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Agents of Influence: The Benefits of Gaming for Learning

We are currently facing a war of both the mind and the body. The COVID-19 pandemic has forced us all inside, attaching us even more closely to our computers and the digital world. This time online has only strengthened the “infodemic,” of misinformation on the internet that makes it difficult to know who and what you can trust. In 2015, a Pew Study found that over 60% of Millennials get news from Facebook in a given week, and it can be assumed that this number would be higher for the “digitally native Generation Z. We at Alterea Inc. would like to make the case for how gaming can be a key part of combatting this dangerous threat.

Over the last year, we have created Agents of Influence: a spy-themed, educational video game that teaches middle school students about misinformation through active inoculation theory. This theory combats the “infodemic” much like you would an actual pandemic, as it explains manipulative argumentation strategies to students to make them more resistant to subsequent manipulation attempts. Many people think of video games as just a fun way to pass the time, but we believe that they are actually a fantastic tool to help students learn.

We chose this medium because the mechanics of video games were perfect for our educational needs. The simulated environments of video games allow students to learn skills in similar settings where they would encounter misinformation in real life, which makes transferability of knowledge much greater. They also allow for “extensive” and “varied” practice through in-game activities that can tackle the topic of misinformation from copious different avenues. Feedback is also best delivered when it is “specific” and “immediate”, which is exactly the framework that video games allow for. While developing Agents of Influence, we spoke to multiple experts on media literacy, and we investigated how other organizations such as MediaWise, News Literacy Project, Cyber Civics and more are educating people about misinformation. We built our game around core educational objectives derived from this study.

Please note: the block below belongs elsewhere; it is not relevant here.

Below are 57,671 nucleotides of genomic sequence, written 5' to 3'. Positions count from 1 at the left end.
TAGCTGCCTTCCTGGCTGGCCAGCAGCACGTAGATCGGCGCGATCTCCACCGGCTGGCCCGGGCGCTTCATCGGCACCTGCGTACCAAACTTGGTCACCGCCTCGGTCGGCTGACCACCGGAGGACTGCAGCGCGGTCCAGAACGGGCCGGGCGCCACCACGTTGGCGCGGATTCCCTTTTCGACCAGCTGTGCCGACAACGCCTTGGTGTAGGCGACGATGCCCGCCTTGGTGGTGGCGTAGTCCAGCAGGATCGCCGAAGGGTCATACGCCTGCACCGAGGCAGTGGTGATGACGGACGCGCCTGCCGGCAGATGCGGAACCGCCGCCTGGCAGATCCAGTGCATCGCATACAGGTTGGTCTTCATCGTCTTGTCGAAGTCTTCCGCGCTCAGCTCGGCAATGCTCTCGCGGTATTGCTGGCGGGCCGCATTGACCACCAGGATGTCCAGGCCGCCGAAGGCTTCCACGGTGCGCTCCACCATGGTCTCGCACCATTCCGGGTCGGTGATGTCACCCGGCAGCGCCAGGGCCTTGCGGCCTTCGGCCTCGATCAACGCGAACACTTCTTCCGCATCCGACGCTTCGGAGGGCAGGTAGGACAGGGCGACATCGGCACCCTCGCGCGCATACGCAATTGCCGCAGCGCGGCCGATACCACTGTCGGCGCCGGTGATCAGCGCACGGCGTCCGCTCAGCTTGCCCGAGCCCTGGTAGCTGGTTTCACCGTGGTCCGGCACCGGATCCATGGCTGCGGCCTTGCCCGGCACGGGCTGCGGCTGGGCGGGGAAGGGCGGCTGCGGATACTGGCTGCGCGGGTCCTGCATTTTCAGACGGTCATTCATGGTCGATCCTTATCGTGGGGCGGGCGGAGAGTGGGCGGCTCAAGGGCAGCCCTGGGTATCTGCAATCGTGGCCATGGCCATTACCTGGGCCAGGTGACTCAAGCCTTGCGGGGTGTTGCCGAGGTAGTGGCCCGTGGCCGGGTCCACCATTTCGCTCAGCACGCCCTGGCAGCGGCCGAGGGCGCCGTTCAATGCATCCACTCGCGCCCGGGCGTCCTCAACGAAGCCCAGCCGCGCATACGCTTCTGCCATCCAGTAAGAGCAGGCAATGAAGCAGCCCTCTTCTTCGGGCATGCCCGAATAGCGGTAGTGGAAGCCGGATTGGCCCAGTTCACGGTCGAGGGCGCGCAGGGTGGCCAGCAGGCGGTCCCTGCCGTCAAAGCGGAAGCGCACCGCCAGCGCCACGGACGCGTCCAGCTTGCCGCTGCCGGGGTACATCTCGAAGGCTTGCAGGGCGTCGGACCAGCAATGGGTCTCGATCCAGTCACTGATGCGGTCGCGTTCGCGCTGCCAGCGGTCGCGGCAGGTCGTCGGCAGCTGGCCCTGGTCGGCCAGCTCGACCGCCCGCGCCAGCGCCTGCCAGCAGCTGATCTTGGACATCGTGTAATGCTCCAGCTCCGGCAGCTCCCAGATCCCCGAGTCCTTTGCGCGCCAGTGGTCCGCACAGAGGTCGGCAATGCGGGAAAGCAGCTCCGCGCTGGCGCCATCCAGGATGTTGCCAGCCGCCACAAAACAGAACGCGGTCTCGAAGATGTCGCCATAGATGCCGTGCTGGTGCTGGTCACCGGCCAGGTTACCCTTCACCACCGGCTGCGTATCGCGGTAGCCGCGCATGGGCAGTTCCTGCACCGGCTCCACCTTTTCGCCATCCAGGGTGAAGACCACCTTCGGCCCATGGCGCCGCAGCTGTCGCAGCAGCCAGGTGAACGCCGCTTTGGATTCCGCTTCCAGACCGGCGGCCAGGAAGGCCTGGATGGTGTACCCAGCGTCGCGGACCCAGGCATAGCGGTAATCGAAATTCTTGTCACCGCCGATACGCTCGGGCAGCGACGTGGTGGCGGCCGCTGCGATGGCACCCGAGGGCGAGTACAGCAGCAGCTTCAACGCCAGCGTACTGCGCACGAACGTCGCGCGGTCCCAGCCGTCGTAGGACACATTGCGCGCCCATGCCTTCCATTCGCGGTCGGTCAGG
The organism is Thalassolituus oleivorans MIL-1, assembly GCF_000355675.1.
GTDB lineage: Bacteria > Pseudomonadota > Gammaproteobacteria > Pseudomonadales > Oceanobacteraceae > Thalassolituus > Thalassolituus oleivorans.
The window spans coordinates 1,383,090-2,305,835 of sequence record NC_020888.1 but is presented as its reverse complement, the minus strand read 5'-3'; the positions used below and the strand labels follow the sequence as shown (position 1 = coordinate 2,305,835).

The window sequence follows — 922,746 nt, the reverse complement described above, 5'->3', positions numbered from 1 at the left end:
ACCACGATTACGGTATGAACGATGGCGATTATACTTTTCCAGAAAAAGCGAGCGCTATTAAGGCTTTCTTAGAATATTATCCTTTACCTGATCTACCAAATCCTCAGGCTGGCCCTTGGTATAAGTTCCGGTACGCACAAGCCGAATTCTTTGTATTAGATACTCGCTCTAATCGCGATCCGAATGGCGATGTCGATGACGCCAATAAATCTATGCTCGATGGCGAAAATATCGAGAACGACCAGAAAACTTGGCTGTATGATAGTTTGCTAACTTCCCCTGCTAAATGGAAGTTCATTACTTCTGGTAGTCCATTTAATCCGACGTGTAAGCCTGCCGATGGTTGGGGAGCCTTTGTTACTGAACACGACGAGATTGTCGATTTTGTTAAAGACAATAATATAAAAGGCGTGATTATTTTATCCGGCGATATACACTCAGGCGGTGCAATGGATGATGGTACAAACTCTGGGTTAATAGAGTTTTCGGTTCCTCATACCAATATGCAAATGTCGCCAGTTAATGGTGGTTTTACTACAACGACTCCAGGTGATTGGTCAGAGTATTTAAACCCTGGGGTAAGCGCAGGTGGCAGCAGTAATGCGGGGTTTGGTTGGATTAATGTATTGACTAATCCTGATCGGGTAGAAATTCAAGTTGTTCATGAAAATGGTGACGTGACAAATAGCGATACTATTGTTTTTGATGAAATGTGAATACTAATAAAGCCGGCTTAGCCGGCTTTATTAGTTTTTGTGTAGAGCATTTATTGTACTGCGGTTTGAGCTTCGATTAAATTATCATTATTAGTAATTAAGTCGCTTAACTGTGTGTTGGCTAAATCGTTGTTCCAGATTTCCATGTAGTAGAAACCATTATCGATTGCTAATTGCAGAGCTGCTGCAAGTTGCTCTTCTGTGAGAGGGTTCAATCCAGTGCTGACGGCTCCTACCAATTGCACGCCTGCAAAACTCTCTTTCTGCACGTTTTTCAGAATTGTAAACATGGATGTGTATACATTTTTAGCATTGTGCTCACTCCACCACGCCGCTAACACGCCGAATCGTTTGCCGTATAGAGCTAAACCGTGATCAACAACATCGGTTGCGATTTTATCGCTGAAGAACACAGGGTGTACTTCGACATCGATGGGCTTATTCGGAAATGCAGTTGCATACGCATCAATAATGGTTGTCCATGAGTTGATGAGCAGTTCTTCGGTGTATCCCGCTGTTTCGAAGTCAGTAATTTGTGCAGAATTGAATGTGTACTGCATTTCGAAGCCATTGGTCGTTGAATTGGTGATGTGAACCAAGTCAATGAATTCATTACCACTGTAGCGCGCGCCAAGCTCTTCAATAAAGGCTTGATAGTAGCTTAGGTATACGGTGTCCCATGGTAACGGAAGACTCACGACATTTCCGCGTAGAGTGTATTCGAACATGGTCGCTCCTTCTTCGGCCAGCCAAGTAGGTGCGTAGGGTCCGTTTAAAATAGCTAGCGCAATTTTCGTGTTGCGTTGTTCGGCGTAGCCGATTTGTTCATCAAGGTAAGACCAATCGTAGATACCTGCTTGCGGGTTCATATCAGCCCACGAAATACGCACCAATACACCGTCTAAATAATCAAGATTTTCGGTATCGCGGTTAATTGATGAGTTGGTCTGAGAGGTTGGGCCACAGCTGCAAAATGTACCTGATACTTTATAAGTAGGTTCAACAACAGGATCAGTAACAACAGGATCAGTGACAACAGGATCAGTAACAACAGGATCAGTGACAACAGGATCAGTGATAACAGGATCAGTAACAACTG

In Agents of Influence, we have created four core mini-games to accomplish our learning objectives:

Conversation: Disguised in the narrative context of an interrogation, students must use good conversation practices to talk to a suspect. Every turn, students choose between different dialogue options, putting them in control of how they talk and act. If they’re not careful, however, they could trigger a negative “state,” such as making their suspect defensive or suspicious of them. These negative states are triggered when a student says something aggressive, critical, contemptuous, or alienating to their suspect. In addition, this game also teaches students how to recognize logical fallacies that may arise in arguments so they can better combat these fallacies in their daily lives.

Research: This game takes place in the all too familiar landscape of a social media feed. Setting the game on social media allows for high transferability of skills, as this is where students would most likely encounter misinformation in their own lives. In our research game, students must flag posts as “accurate” or “misleading” by researching the post’s content in a simulated search engine. They’re also taught lateral reading techniques, along with learning about different misinformation types such as satire, false context, imposter content, and fact versus opinion.